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II.

coarse.

differ from the manner of printing cottons in
England : excepting in the fashion of the wooden
blocks, which are here exceedingly rude and

The secret of the dye would be a
valuable discovery; as the colours, instead of
fading, when the cloth is washed with soap,
become more splendid. Mariti says, it is a
mixture composed of the root of the Boia and
ox's blood'.

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Antiquities obtained in

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Our success in collecting gems was so great, the Bazar. that the number of our acquisitions in Nicotia

exceeded the total of what we had been able to
procure since our departure from Constantinople.
We found also silver medals of Antoninus Pius,
Severus, Faustina, and of the Ptolemies. The
bronze were all of late date, and almost all
after the time of Constantine. We also made
diligent inquiry concerning the Yeny Madem

crystal. Some detached and very indifferent Polished specimens of crystallized quartz were shewn to Cyprus. us, by the name of Baffa STONES ; but the

inhabitants were unable to polish even these.
All the stones found in the island, capable of
being polished, are sent to Grand Caïro for this
purpose. This fact, while it serves to shew the
wretched state of the arts in Cyprus, also

(1) Mariti's Travels, vol. 1. p. 102. Lond. 1791.

CHAP.

II.

g cottons of the woda sly rude and would be a

instead ď with sa

found in
Nicotia.

avs, it is a de Boia and

conveys a proof of their flourishing state in the
present capital of Egypt, beyond the notions
usually entertained of that remote city. Among Antient
our intaglios were numerous representations and fema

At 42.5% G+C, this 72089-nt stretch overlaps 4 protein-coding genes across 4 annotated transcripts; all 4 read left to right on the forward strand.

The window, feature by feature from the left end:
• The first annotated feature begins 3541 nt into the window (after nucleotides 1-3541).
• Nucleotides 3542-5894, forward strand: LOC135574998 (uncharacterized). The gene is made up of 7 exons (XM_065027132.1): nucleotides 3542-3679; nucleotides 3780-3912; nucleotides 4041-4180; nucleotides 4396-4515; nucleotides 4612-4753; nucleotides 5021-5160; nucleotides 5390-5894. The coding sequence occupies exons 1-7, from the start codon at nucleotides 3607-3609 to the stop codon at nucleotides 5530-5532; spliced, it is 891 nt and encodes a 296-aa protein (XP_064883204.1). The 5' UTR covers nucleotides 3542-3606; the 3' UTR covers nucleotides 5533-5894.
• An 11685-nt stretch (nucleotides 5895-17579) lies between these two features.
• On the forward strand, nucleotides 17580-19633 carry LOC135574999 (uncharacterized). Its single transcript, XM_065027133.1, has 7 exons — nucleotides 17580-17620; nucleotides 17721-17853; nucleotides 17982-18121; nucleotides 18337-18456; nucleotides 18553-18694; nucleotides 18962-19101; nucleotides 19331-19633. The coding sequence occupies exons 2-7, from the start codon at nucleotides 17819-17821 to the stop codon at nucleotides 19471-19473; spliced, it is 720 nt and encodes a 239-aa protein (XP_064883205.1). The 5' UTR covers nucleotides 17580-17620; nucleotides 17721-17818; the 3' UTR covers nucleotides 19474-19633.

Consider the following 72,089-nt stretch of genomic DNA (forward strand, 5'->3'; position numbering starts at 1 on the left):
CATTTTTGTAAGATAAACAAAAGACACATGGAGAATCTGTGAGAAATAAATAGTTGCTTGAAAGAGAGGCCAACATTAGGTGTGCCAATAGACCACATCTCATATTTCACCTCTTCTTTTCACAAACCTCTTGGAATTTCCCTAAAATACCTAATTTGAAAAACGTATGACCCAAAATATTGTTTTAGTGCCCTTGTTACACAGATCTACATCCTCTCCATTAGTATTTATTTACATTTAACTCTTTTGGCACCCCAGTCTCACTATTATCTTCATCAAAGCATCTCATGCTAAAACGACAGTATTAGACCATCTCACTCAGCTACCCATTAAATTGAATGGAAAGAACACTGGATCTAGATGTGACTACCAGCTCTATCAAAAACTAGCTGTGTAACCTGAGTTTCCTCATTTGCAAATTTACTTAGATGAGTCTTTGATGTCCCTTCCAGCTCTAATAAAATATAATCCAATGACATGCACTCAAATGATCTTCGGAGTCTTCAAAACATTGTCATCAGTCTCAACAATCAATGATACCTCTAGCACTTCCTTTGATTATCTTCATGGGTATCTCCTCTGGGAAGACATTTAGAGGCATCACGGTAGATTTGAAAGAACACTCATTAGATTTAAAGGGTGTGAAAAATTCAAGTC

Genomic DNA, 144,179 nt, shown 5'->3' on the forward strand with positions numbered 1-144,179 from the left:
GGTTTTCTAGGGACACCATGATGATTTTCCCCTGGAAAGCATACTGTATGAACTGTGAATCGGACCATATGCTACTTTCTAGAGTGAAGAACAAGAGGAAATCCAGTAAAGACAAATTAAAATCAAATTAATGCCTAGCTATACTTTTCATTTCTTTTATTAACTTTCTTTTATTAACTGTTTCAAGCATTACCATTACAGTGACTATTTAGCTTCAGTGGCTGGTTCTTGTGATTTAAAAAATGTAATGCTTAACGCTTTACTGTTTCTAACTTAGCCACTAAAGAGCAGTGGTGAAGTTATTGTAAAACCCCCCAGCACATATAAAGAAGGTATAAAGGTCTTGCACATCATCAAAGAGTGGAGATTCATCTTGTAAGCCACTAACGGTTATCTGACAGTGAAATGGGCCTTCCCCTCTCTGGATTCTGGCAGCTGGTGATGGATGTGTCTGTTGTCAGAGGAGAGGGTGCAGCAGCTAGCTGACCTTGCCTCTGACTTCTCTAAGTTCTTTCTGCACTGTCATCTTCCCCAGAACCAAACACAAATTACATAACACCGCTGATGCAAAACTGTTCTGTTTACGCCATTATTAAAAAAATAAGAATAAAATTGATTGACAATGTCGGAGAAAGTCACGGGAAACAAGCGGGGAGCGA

symbols of Isis, of Ceres, and of Venus; a very
beautiful gem representing Mercury leaning upon
a sepulchral stélé" ; of Anubis, kneeling with the
dove upon his left hand' ; and one of very dimi-
nutive form, but of exquisite beauty, meriting
a more particular description : it is a carbuncle,
or highly transparent garnet. The subject en-
graven represents a colossal statue, whose two
arms extended touch the extremity of the stone.
Before this figure is seen a person kneeling, in
the act of worshipping the idol. This corre-
sponds with the descriptions given of the statue
of Jupiter Serapis at Alexandria, whose two
hands touched the sides of the temple ; and

as so great

= in Nicoties been able to sistantinople

. minus Pius mies

. The almost all also made ny

Madem 1 indifferent

shewn to ; but the

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ren they capable of iro for this o shew the

(2) The learned antiquary will perceive the classical accu racy observed
by the Antients in such representations. The subjects displayed upon
their pictured vases, sculptured marbles, medals, and gems, were not
the result of any idle fancy or momentary caprice. Copious as the